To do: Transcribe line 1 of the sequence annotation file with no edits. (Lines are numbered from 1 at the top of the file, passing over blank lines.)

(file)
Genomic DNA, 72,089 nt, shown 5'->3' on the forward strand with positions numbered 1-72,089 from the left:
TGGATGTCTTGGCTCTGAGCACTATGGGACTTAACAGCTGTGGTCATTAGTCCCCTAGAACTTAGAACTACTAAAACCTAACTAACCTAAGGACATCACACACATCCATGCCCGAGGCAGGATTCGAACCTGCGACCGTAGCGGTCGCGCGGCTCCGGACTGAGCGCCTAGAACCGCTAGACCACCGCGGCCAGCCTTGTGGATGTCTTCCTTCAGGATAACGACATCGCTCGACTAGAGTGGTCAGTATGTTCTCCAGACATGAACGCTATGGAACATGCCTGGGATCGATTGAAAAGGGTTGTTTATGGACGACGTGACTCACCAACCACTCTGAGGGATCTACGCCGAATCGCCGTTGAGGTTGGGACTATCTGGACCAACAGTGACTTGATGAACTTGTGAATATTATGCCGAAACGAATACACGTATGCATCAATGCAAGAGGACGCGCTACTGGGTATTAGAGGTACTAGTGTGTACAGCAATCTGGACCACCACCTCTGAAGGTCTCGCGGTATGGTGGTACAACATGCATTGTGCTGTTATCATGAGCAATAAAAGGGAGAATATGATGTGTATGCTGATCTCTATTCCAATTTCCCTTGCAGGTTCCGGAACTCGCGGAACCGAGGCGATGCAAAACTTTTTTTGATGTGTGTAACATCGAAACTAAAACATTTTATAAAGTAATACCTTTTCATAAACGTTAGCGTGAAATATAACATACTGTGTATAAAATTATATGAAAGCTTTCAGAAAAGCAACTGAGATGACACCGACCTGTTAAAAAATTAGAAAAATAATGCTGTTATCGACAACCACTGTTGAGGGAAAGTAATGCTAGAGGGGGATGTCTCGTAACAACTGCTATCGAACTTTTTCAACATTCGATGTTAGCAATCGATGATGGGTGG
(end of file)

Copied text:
Genomic DNA, 72,089 nt, shown 5'->3' on the forward strand with positions numbered 1-72,089 from the left: